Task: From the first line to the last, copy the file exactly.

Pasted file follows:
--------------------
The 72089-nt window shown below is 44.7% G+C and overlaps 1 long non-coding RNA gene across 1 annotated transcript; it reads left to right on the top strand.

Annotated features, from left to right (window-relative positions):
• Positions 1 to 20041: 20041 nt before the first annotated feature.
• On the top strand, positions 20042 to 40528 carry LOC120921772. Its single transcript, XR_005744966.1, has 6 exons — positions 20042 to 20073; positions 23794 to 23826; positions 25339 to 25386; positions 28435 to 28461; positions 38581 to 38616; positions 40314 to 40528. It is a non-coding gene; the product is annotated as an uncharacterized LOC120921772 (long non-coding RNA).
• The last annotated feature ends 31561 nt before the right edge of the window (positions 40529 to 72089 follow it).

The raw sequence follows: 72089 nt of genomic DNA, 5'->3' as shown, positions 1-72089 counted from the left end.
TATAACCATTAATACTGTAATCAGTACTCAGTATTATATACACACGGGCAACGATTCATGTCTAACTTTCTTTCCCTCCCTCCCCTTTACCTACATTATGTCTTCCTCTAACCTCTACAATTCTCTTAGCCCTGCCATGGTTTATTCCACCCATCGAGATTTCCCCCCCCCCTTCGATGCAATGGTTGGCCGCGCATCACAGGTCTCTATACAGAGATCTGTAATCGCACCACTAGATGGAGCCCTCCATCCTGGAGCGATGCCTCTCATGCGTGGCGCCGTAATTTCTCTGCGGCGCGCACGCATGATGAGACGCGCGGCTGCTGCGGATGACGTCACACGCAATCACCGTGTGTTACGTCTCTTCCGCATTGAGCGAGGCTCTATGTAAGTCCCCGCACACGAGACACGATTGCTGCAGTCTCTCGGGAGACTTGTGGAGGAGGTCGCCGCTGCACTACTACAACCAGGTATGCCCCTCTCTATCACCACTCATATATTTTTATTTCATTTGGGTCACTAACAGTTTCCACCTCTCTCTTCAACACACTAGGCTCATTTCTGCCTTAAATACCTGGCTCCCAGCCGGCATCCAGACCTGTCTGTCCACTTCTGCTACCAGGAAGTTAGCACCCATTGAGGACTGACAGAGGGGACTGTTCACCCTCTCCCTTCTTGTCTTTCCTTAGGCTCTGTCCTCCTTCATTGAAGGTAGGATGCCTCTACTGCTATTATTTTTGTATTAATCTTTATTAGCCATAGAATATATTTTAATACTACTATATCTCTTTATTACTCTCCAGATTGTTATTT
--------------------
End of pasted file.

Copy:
The 72089-nt window shown below is 44.7% G+C and overlaps 1 long non-coding RNA gene across 1 annotated transcript; it reads left to right on the top strand.

Annotated features, from left to right (window-relative positions):
• Positions 1 to 20041: 20041 nt before the first annotated feature.
• On the top strand, positions 20042 to 40528 carry LOC120921772. Its single transcript, XR_005744966.1, has 6 exons — positions 20042 to 20073; positions 23794 to 23826; positions 25339 to 25386; positions 28435 to 28461; positions 38581 to 38616; positions 40314 to 40528. It is a non-coding gene; the product is annotated as an uncharacterized LOC120921772 (long non-coding RNA).
• The last annotated feature ends 31561 nt before the right edge of the window (positions 40529 to 72089 follow it).

The raw sequence follows: 72089 nt of genomic DNA, 5'->3' as shown, positions 1-72089 counted from the left end.
TATAACCATTAATACTGTAATCAGTACTCAGTATTATATACACACGGGCAACGATTCATGTCTAACTTTCTTTCCCTCCCTCCCCTTTACCTACATTATGTCTTCCTCTAACCTCTACAATTCTCTTAGCCCTGCCATGGTTTATTCCACCCATCGAGATTTCCCCCCCCCCTTCGATGCAATGGTTGGCCGCGCATCACAGGTCTCTATACAGAGATCTGTAATCGCACCACTAGATGGAGCCCTCCATCCTGGAGCGATGCCTCTCATGCGTGGCGCCGTAATTTCTCTGCGGCGCGCACGCATGATGAGACGCGCGGCTGCTGCGGATGACGTCACACGCAATCACCGTGTGTTACGTCTCTTCCGCATTGAGCGAGGCTCTATGTAAGTCCCCGCACACGAGACACGATTGCTGCAGTCTCTCGGGAGACTTGTGGAGGAGGTCGCCGCTGCACTACTACAACCAGGTATGCCCCTCTCTATCACCACTCATATATTTTTATTTCATTTGGGTCACTAACAGTTTCCACCTCTCTCTTCAACACACTAGGCTCATTTCTGCCTTAAATACCTGGCTCCCAGCCGGCATCCAGACCTGTCTGTCCACTTCTGCTACCAGGAAGTTAGCACCCATTGAGGACTGACAGAGGGGACTGTTCACCCTCTCCCTTCTTGTCTTTCCTTAGGCTCTGTCCTCCTTCATTGAAGGTAGGATGCCTCTACTGCTATTATTTTTGTATTAATCTTTATTAGCCATAGAATATATTTTAATACTACTATATCTCTTTATTACTCTCCAGATTGTTATTT